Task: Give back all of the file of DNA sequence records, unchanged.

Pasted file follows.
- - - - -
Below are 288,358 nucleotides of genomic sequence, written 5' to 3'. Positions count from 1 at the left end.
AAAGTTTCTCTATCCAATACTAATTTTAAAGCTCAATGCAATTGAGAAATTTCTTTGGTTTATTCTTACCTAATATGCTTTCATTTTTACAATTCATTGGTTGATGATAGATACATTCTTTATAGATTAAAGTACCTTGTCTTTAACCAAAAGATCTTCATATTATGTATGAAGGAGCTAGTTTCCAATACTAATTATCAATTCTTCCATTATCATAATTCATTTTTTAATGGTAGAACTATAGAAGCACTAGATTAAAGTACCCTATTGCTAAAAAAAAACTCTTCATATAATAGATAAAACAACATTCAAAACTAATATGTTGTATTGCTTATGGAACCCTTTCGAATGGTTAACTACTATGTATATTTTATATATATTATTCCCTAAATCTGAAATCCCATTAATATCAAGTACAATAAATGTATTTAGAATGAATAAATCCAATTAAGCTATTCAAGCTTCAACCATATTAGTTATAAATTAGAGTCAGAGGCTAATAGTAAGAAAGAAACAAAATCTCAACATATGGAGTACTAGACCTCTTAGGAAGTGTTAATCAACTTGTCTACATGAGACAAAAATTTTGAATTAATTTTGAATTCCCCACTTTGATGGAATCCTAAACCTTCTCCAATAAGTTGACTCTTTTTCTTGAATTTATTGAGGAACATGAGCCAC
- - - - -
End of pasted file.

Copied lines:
Below are 288,358 nucleotides of genomic sequence, written 5' to 3'. Positions count from 1 at the left end.
AAAGTTTCTCTATCCAATACTAATTTTAAAGCTCAATGCAATTGAGAAATTTCTTTGGTTTATTCTTACCTAATATGCTTTCATTTTTACAATTCATTGGTTGATGATAGATACATTCTTTATAGATTAAAGTACCTTGTCTTTAACCAAAAGATCTTCATATTATGTATGAAGGAGCTAGTTTCCAATACTAATTATCAATTCTTCCATTATCATAATTCATTTTTTAATGGTAGAACTATAGAAGCACTAGATTAAAGTACCCTATTGCTAAAAAAAAACTCTTCATATAATAGATAAAACAACATTCAAAACTAATATGTTGTATTGCTTATGGAACCCTTTCGAATGGTTAACTACTATGTATATTTTATATATATTATTCCCTAAATCTGAAATCCCATTAATATCAAGTACAATAAATGTATTTAGAATGAATAAATCCAATTAAGCTATTCAAGCTTCAACCATATTAGTTATAAATTAGAGTCAGAGGCTAATAGTAAGAAAGAAACAAAATCTCAACATATGGAGTACTAGACCTCTTAGGAAGTGTTAATCAACTTGTCTACATGAGACAAAAATTTTGAATTAATTTTGAATTCCCCACTTTGATGGAATCCTAAACCTTCTCCAATAAGTTGACTCTTTTTCTTGAATTTATTGAGGAACATGAGCCAC